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Lets assume I have a hexadecimal value 0x78. I need to add 1 to first 4 bits ie 3:0 and add 2 to last 4 bits ie. [7:4]. Further when I add 1 to 0xF it should not roll over to the next value and should stay as 0xF. Same applies for subtraction. The approach I have tried so far is:

$byte2 = unpack('b4', $byte);
print "byte2 = $byte2 \n";

--> Here the output is 1000 so I have tried to extract the first 4 bits, and similarly I can right shift and extract last 4 bits and perform the operation. But to perform addition or subtraction, I wanted to convert 1000 back to hex format so that I can do 0x8 +/- 1. For that I tried:

$hex2 = sprintf('%02x', $byte2);
print "hex2 = $hex2 \n";

--> Output is 3e8. I do not understand why I get 3e8 instead of just 8 or 08, since it is supposed to print only 2 values in hex format.

In the above command when I manually enter $hex2 = sprintf('%02x', 0b1000); I get the correct result. So perl is taking it as a string rather than a numeric value. Is there some way I can convert that string to a binary number? Any other easier method or approach would be helpful.

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unpack 'bX' takes a string of bytes, but you passed a number. You just got lucky you got the right answer, since you're actually getting the binary of 37 38 (the Unicode code points of 7 and 8) when you want the binary of 78. –  ikegami Aug 20 '13 at 2:38
Binary is a text representation of a number. You don't want to work in binary (text), you want to work with numbers. Use the bitwise operators with $byte. –  ikegami Aug 20 '13 at 2:42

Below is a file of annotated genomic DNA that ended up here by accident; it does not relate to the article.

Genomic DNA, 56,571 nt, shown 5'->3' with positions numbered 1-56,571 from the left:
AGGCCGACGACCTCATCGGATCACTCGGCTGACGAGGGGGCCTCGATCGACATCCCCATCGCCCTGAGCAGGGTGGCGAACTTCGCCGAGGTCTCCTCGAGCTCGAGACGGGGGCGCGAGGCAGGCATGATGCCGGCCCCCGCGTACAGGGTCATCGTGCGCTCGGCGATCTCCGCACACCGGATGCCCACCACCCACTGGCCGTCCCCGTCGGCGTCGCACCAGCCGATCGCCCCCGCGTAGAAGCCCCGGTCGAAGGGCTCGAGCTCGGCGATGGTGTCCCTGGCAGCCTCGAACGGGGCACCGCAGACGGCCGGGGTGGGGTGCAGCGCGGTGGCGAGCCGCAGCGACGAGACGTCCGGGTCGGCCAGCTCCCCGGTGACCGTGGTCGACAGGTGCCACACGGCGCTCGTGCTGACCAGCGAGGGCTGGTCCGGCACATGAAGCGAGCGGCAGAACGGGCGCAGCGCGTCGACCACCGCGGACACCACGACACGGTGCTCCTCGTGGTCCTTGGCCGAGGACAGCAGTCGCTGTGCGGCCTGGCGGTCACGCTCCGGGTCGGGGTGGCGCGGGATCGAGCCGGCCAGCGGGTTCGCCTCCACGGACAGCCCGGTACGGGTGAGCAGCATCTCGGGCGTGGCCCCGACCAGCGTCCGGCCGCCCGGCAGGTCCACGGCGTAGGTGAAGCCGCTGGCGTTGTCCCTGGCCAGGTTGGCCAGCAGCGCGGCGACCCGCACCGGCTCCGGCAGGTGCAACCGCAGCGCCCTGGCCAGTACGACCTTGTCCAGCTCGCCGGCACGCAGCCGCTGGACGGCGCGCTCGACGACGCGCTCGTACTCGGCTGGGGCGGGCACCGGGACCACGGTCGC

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3 Answers

We can get each byte by ANDing and shifting:

$byte1 = $byte & 0xf;
$byte2 = ($byte & 0xf0) >> 4;
printf "byte1: 0x%x\n", $byte1;
printf "byte2: 0x%x\n", $byte2;

# prints
byte1: 0x8
byte2: 0x7

Addition/subtraction with special conditions you listed can be done on these bytes and the new value can be reconstructed with shifts and addition:

($byte1 < 0xf) ? ($byte1 += 1) : ($byte1 = 0xf);
($byte2 < 0xe) ? ($byte2 += 2) : ($byte2 = 0xf);
# or do subtraction stuff.

$new_val = ($byte2 << 4) + $byte1;
printf "new val: 0x%x\n", $new_val;

# prints
new val: 0x99

You're getting '3e8' because $byte2 is '1000', which, when translated into hex is '0x3e8'.

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I think you're better off with something like:

sub byte_to_two_nibbles($) {
    my $byte = shift;
    return int($byte / 16), ($byte % 16);

sub two_nibbles_to_byte($$) {
    return $_[0] * 16 + $_[1];

my ($msn, $lsn) = byte_to_two_nibbles 0x78;
$msn += 1; $msn = 15 if $msn > 15;
$lsn += 2; $lsn = 15 if $lsn > 15;
my $result = two_nibbles_to_byte $msn, $lsn;
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You can use oct function:

$byte2 = oct("0b$byte2");
my $hex2 = sprintf('%02x', $byte2);
print "hex2 = $hex2 \n";


hex2 = 08 
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